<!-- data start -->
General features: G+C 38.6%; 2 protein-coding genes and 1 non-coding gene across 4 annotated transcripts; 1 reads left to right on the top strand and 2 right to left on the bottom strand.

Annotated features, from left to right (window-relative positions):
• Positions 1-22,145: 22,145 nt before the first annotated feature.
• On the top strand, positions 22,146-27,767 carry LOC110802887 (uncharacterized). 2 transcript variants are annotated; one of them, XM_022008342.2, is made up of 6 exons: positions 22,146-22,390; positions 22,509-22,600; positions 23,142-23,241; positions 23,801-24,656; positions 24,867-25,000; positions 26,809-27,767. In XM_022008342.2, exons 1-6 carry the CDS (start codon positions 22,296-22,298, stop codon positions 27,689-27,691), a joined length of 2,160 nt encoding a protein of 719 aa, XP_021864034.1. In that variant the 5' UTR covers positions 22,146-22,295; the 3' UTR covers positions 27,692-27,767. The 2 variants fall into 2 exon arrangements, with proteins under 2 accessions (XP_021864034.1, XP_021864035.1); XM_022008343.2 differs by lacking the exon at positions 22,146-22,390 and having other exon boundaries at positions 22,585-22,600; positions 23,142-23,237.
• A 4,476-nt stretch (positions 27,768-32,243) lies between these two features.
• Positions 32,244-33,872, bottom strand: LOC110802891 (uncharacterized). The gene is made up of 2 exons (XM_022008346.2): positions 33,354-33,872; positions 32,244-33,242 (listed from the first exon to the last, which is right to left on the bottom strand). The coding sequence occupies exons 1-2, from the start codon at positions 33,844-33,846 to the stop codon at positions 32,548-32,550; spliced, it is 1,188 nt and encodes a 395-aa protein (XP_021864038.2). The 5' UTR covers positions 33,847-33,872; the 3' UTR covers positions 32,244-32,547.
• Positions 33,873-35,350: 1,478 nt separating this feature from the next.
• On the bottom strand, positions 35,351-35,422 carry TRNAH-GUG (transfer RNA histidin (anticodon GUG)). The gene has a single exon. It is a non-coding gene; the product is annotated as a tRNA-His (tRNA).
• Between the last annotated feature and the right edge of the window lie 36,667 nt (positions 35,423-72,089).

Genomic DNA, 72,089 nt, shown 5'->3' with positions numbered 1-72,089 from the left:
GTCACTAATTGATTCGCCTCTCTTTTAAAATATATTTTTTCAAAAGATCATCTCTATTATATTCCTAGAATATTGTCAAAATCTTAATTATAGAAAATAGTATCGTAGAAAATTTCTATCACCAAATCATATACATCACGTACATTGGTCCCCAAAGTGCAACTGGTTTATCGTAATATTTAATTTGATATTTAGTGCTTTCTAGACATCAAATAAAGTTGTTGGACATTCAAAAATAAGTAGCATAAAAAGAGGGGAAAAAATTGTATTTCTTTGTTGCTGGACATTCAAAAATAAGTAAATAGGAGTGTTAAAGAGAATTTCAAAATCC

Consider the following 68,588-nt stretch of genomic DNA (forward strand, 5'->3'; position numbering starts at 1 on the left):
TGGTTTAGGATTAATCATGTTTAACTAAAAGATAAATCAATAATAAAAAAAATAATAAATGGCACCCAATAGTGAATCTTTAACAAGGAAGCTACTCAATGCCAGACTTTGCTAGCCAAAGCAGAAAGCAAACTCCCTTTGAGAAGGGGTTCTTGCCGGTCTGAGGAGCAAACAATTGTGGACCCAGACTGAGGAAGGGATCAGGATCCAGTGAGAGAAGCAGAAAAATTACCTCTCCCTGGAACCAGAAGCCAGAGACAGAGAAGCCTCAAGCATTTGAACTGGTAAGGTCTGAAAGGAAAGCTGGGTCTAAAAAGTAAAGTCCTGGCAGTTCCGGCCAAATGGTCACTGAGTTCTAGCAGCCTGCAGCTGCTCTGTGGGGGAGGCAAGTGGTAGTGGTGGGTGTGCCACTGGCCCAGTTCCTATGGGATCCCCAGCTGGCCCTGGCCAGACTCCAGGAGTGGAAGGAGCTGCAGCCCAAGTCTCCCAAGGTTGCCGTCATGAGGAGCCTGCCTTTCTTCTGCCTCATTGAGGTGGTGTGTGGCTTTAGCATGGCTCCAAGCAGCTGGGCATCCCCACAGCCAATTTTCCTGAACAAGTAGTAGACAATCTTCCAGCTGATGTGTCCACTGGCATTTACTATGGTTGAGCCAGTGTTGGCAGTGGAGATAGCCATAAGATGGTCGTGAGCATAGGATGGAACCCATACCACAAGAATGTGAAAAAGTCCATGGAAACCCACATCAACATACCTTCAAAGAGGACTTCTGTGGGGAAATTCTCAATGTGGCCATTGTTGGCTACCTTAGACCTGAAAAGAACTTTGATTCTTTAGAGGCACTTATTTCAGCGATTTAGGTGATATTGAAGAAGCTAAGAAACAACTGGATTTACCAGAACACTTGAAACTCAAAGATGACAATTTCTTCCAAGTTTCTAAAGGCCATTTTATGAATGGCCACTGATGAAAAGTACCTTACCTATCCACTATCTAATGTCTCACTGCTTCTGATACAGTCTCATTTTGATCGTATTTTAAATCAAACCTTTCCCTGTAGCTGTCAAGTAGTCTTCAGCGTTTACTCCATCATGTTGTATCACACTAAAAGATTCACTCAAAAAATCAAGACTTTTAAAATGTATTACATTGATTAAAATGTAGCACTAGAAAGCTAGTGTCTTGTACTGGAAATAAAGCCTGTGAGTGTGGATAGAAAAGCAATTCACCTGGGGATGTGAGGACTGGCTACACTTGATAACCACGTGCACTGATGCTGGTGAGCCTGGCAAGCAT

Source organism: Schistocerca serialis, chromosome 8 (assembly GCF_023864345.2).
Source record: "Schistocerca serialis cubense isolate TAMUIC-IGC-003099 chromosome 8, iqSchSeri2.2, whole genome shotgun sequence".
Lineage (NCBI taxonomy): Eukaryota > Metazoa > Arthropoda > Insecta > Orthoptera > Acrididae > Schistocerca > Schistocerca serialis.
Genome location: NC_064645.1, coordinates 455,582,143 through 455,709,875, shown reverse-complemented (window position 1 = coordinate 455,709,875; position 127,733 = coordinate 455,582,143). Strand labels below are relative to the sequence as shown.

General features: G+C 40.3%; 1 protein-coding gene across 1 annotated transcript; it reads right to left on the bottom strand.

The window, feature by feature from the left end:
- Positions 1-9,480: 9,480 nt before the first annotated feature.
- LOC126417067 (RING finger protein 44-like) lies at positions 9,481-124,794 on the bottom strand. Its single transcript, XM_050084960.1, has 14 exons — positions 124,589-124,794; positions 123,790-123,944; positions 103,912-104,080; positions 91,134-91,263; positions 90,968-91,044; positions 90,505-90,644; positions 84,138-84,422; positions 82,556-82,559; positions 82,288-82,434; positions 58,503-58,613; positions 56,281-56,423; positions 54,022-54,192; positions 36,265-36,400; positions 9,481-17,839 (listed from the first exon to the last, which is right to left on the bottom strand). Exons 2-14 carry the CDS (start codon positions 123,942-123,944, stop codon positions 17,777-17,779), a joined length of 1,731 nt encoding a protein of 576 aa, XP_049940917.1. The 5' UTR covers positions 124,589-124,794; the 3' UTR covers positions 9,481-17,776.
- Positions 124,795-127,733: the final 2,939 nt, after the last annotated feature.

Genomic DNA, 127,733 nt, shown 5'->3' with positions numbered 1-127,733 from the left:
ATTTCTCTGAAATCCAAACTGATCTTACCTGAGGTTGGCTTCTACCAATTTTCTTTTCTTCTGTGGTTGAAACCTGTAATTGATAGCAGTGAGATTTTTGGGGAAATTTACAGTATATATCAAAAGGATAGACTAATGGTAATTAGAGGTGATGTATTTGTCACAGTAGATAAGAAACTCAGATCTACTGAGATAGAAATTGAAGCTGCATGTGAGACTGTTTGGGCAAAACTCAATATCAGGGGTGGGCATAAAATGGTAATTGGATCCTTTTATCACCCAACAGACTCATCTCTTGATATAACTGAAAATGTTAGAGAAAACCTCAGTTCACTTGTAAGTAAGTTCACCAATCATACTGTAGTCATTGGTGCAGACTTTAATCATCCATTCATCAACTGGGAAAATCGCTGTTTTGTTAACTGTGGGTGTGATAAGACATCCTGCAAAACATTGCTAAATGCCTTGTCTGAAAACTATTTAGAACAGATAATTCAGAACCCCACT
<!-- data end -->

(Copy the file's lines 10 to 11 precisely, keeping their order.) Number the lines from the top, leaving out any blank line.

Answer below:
Genomic DNA, 72,089 nt, shown 5'->3' with positions numbered 1-72,089 from the left:
GTCACTAATTGATTCGCCTCTCTTTTAAAATATATTTTTTCAAAAGATCATCTCTATTATATTCCTAGAATATTGTCAAAATCTTAATTATAGAAAATAGTATCGTAGAAAATTTCTATCACCAAATCATATACATCACGTACATTGGTCCCCAAAGTGCAACTGGTTTATCGTAATATTTAATTTGATATTTAGTGCTTTCTAGACATCAAATAAAGTTGTTGGACATTCAAAAATAAGTAGCATAAAAAGAGGGGAAAAAATTGTATTTCTTTGTTGCTGGACATTCAAAAATAAGTAAATAGGAGTGTTAAAGAGAATTTCAAAATCC